Considering the lifelong consequences those impacted by childhood lead poisoning, we're not doing enough to prevent it in this toxic city.
The magnitude of what's at stake - our children's future - should compel us to work with our school districts, not against them.
With $7.6 million in new state funds, the School District of Philadelphia this week picked four contractors to clean up toxic lead paint in 40 schools after an Inquirer and Daily News investigation, "Toxic City: Sick Schools," exposed widespread problems.
Gov. Wolf announces millions in new funding for an emergency cleanup of toxins at Philadelphia district schools, responding to an Inquirer and Daily News investigation.
A month after the "Toxic City: Sick Schools" investigation found dangerous levels of asbestos fibers in rundown Philadelphia elementary schools, the district said it has begun cleaning them up.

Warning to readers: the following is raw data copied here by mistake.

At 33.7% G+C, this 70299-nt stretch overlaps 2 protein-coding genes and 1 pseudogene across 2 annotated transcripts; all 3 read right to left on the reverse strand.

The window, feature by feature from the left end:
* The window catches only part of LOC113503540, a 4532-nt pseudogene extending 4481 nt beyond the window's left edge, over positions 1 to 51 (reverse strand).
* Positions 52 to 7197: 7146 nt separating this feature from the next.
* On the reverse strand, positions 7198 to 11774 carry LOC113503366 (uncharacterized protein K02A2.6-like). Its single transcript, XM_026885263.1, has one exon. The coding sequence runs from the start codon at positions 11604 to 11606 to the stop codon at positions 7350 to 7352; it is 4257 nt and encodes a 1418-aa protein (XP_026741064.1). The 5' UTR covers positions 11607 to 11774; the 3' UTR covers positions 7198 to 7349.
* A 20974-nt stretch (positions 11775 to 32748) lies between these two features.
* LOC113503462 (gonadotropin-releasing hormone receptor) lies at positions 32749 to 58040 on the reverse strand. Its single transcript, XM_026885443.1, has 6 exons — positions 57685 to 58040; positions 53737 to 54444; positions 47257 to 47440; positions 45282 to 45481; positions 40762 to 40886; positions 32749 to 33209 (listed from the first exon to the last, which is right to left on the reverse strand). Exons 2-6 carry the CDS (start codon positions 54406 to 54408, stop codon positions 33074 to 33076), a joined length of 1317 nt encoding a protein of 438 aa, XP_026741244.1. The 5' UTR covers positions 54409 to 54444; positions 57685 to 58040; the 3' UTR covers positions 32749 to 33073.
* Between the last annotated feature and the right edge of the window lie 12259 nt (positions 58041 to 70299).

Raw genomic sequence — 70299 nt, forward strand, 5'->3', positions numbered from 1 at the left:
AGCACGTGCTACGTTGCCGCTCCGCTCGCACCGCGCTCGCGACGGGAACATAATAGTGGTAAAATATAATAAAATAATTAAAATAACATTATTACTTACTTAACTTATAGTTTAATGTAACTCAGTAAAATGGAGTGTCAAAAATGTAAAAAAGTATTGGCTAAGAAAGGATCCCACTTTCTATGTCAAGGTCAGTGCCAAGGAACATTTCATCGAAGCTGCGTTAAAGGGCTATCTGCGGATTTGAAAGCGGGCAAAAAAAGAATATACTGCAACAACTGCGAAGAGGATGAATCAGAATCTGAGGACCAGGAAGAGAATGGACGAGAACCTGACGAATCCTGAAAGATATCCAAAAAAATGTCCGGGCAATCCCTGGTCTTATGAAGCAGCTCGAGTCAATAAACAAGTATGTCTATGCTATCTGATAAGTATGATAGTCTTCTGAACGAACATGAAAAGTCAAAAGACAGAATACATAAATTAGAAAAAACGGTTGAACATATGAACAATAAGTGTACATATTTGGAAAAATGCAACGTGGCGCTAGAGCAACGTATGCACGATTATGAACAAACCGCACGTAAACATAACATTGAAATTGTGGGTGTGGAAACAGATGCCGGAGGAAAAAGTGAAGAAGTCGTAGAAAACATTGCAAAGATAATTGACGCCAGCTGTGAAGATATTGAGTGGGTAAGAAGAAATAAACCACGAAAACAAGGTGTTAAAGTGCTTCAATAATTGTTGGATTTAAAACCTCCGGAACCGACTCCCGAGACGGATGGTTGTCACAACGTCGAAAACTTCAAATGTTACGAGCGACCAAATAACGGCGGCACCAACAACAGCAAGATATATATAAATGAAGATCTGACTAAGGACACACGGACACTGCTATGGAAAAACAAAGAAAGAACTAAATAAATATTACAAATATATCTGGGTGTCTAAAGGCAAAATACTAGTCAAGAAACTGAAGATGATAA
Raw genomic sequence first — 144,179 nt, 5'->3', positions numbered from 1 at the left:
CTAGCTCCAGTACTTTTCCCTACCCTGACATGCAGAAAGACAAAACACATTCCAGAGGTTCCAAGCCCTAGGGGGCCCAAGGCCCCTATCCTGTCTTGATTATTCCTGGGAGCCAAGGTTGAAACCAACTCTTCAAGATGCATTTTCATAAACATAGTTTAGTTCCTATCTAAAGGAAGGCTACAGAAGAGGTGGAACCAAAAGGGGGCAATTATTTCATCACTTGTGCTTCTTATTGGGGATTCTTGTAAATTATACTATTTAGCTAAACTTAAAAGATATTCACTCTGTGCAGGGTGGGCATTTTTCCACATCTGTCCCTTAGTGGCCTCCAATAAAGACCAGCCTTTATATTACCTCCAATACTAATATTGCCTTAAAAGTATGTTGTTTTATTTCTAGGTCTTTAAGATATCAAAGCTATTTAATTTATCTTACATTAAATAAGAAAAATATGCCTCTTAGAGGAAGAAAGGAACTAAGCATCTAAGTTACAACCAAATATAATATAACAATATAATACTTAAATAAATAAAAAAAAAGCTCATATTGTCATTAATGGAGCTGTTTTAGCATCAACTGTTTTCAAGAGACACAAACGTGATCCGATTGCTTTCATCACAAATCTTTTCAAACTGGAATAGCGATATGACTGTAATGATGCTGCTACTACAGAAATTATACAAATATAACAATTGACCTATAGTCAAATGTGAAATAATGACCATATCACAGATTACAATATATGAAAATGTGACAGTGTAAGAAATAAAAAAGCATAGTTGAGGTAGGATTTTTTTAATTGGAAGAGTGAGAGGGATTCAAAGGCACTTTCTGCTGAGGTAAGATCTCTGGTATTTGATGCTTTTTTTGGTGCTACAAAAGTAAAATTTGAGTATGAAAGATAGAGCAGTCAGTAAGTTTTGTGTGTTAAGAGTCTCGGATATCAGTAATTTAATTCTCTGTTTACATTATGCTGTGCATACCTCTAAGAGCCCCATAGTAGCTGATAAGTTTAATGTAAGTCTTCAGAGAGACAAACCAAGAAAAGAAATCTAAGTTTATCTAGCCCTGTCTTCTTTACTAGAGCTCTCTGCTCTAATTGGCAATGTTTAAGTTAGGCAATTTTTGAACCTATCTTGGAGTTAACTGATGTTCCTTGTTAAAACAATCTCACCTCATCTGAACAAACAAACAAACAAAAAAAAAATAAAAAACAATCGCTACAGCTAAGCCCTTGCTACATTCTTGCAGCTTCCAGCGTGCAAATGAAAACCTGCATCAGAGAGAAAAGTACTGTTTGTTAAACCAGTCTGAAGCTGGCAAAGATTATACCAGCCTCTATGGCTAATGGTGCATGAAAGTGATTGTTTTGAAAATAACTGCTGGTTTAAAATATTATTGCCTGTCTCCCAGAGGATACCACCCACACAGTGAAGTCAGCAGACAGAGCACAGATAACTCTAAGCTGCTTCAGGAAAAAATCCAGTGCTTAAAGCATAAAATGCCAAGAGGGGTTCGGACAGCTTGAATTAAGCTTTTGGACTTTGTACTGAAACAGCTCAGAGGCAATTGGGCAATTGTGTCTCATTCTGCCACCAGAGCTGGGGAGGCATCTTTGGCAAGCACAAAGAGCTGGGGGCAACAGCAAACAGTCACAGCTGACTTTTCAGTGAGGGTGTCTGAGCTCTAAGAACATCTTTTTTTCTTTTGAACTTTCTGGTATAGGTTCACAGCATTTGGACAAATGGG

School District cleans and shuts areas at Olney Elementary amid public pressure in wake of newspapers' investigation that found 10.7 million asbestos fibers on a floor
Are we, as a City, committed to making tough choices to make sure that there is never another student poisoned by toxic conditions in the very building they go to learn and grow each day?
The Inquirer called City Council members to get their take on the new residential property assessments? David Oh has a hearing Tuesday at 10 a.m. on the issue.
Council could begin by repealing the 10-year tax abatement - because there is no reason why our city should be subsidizing luxury condominium developers while our children attempt to learn in buildings that make them sick.
This is a moment to work together and to move as quickly as possible to do whatever we can to create cleaner, safer and more modern school buildings for our children, and our teachers and staff. They deserve nothing less.
Lead poisoning is associated with increased special education spending, higher health care costs, and higher future crime rates, with studies estimating a range of $1.2-$11 billion nationally.
The City of Philadelphia stopped the demolition of a former lead smelter in Fishtown after residents complained they weren't given notice and that controls for airborne toxins didn't take place.
As construction disturbs dormant lead in the soil, river ward residents call on the city and other officials to help protect their families.